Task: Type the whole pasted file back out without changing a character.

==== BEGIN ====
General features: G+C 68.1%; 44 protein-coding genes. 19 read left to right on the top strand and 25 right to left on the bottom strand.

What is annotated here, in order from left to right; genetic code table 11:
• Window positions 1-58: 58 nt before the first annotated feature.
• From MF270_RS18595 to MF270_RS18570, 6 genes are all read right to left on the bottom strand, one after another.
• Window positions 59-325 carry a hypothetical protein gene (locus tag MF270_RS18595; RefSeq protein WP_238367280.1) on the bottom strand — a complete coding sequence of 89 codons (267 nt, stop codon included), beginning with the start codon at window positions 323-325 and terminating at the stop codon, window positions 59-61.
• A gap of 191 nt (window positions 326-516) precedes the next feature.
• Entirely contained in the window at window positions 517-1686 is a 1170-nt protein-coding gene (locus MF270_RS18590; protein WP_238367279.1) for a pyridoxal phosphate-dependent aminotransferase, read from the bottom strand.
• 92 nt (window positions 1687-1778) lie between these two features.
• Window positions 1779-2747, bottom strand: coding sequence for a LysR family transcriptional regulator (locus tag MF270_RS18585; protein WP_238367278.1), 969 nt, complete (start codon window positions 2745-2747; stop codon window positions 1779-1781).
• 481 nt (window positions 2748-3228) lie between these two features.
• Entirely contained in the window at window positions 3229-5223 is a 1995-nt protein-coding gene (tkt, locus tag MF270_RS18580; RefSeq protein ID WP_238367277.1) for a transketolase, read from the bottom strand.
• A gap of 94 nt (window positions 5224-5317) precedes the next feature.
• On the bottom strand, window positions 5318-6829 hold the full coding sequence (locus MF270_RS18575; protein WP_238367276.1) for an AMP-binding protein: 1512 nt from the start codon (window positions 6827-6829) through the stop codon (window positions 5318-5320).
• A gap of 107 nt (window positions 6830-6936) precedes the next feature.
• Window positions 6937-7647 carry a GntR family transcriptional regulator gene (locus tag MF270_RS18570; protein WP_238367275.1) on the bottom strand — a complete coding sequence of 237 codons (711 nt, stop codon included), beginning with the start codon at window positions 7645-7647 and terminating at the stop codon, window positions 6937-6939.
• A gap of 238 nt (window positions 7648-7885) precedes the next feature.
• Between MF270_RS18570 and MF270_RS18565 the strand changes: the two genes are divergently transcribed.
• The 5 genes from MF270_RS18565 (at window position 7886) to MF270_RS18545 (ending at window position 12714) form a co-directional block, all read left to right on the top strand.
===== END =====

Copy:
General features: G+C 68.1%; 44 protein-coding genes. 19 read left to right on the top strand and 25 right to left on the bottom strand.

What is annotated here, in order from left to right; genetic code table 11:
• Window positions 1-58: 58 nt before the first annotated feature.
• From MF270_RS18595 to MF270_RS18570, 6 genes are all read right to left on the bottom strand, one after another.
• Window positions 59-325 carry a hypothetical protein gene (locus tag MF270_RS18595; RefSeq protein WP_238367280.1) on the bottom strand — a complete coding sequence of 89 codons (267 nt, stop codon included), beginning with the start codon at window positions 323-325 and terminating at the stop codon, window positions 59-61.
• A gap of 191 nt (window positions 326-516) precedes the next feature.
• Entirely contained in the window at window positions 517-1686 is a 1170-nt protein-coding gene (locus MF270_RS18590; protein WP_238367279.1) for a pyridoxal phosphate-dependent aminotransferase, read from the bottom strand.
• 92 nt (window positions 1687-1778) lie between these two features.
• Window positions 1779-2747, bottom strand: coding sequence for a LysR family transcriptional regulator (locus tag MF270_RS18585; protein WP_238367278.1), 969 nt, complete (start codon window positions 2745-2747; stop codon window positions 1779-1781).
• 481 nt (window positions 2748-3228) lie between these two features.
• Entirely contained in the window at window positions 3229-5223 is a 1995-nt protein-coding gene (tkt, locus tag MF270_RS18580; RefSeq protein ID WP_238367277.1) for a transketolase, read from the bottom strand.
• A gap of 94 nt (window positions 5224-5317) precedes the next feature.
• On the bottom strand, window positions 5318-6829 hold the full coding sequence (locus MF270_RS18575; protein WP_238367276.1) for an AMP-binding protein: 1512 nt from the start codon (window positions 6827-6829) through the stop codon (window positions 5318-5320).
• A gap of 107 nt (window positions 6830-6936) precedes the next feature.
• Window positions 6937-7647 carry a GntR family transcriptional regulator gene (locus tag MF270_RS18570; protein WP_238367275.1) on the bottom strand — a complete coding sequence of 237 codons (711 nt, stop codon included), beginning with the start codon at window positions 7645-7647 and terminating at the stop codon, window positions 6937-6939.
• A gap of 238 nt (window positions 7648-7885) precedes the next feature.
• Between MF270_RS18570 and MF270_RS18565 the strand changes: the two genes are divergently transcribed.
• The 5 genes from MF270_RS18565 (at window position 7886) to MF270_RS18545 (ending at window position 12714) form a co-directional block, all read left to right on the top strand.